These programmes are designed to enhance parents’ knowledge, skills, and understanding, and to improve both child and parent behavioural and psychological outcomes. Programmes are typically offered to parents over the course of 8 to 12 weeks, for one or two hours each week. The programmes can be delivered on a one-to-one basis or to groups, and be provided in a range of settings, including hospitals, social work clinics, schools, and churches.

The six systematic reviews that have been published by The Campbell Collaboration have evaluated the effectiveness of a range of parenting programmes, including those aimed at addressing early onset conduct disorder and improving outcomes for children with ADHD. The reviews provide unequivocal evidence that parenting programmes are effective in improving aspects of parents’ psychosocial functioning (eg, depression, anxiety, confidence, and satisfaction with the partner relationship) in the short-term. Behavioural and cognitive-behavioural group-based parenting interventions have also been found to be effective at improving child conduct problems, parental mental health, and parenting skills in the short term for parents of children aged 3-12. However, the evidence of effectiveness for parents of younger children is less comprehensive.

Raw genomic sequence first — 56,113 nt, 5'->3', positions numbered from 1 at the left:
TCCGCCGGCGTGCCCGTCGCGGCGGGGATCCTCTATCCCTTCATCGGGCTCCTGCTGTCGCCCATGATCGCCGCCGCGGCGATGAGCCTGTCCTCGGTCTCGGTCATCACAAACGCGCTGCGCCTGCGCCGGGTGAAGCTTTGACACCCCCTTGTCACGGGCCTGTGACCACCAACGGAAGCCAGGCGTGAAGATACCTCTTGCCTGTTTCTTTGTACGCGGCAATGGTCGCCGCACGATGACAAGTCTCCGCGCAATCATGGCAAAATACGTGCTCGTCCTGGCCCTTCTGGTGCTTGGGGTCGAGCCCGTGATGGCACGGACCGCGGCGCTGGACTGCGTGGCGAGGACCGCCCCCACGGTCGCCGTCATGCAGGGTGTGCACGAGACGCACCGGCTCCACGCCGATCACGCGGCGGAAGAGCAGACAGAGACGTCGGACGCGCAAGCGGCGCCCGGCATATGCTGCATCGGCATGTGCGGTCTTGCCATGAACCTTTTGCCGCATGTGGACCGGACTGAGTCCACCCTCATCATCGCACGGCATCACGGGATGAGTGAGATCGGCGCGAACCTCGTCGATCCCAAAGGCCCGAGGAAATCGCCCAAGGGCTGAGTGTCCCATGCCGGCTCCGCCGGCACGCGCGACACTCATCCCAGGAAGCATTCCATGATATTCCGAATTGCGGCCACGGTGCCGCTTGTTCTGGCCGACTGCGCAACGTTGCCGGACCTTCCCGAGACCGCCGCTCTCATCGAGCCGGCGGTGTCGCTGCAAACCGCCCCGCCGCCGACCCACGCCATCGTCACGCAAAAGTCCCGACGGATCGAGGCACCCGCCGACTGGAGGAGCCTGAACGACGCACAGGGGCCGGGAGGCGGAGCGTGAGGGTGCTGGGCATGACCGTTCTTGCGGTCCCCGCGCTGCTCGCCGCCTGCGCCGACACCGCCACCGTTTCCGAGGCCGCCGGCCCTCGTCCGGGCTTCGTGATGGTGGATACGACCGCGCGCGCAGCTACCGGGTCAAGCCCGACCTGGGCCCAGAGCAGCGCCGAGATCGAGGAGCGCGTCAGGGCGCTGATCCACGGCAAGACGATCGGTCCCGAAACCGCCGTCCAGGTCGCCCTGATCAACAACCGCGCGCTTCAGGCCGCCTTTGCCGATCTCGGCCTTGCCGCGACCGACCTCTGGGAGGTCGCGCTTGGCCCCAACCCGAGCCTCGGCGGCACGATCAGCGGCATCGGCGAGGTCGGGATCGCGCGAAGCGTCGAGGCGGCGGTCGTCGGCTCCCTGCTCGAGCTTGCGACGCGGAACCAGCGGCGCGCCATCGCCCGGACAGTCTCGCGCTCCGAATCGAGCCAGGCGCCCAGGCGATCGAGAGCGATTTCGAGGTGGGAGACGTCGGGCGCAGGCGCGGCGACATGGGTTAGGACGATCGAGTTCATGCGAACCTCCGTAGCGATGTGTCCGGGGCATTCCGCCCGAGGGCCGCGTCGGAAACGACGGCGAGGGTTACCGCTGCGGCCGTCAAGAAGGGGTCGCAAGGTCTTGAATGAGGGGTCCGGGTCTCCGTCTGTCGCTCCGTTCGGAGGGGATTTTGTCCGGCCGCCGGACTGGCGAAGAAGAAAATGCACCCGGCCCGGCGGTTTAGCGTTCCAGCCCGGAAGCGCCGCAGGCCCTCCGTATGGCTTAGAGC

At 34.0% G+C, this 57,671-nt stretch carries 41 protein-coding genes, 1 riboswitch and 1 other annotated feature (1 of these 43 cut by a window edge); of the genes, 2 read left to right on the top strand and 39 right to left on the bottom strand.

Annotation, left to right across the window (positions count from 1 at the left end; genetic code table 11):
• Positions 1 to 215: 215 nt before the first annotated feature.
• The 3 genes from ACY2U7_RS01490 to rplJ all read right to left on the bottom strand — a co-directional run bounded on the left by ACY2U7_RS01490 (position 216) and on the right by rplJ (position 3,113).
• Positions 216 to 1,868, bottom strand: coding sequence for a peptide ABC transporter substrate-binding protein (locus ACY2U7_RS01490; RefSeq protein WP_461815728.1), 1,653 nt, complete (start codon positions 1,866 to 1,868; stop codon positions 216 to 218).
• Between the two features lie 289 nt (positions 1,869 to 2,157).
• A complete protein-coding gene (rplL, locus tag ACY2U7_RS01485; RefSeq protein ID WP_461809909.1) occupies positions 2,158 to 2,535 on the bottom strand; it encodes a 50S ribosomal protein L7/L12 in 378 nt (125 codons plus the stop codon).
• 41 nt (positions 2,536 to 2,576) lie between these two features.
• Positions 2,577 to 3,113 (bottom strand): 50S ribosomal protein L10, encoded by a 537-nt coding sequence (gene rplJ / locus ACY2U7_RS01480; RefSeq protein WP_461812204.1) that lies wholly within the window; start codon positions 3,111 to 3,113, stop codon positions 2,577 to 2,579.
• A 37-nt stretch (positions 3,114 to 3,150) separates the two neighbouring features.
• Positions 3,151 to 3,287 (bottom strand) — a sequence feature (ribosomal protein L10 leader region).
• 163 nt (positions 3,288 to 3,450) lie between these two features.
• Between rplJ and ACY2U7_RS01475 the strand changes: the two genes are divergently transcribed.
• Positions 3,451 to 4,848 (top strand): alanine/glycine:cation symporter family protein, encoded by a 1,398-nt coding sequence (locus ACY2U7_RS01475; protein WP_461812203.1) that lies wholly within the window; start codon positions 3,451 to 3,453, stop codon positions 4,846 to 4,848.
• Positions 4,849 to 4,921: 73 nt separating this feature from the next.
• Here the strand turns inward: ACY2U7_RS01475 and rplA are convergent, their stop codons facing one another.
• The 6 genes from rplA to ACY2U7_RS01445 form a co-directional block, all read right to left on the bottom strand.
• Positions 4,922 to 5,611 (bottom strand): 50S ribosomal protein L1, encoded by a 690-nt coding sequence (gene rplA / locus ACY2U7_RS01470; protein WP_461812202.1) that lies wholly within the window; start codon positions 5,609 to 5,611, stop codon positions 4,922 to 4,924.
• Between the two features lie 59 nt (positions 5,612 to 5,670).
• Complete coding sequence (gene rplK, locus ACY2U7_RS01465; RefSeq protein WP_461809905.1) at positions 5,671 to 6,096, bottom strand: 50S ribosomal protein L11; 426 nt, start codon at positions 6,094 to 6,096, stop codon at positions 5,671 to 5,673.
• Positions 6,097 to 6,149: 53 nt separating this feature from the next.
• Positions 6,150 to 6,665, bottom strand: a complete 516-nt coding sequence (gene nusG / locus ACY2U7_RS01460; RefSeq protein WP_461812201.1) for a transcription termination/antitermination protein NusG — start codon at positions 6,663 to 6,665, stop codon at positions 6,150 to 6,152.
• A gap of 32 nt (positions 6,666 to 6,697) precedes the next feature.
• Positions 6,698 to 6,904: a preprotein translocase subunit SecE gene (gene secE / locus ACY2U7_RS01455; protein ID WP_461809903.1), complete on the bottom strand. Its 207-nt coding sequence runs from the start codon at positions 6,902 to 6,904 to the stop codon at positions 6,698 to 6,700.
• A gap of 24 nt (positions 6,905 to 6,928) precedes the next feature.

Source: Effects of Parenting Programmes: A Review of Six Campbell Systematic Reviews (2016), The Campbell Collaboration.

What works for preschoolers?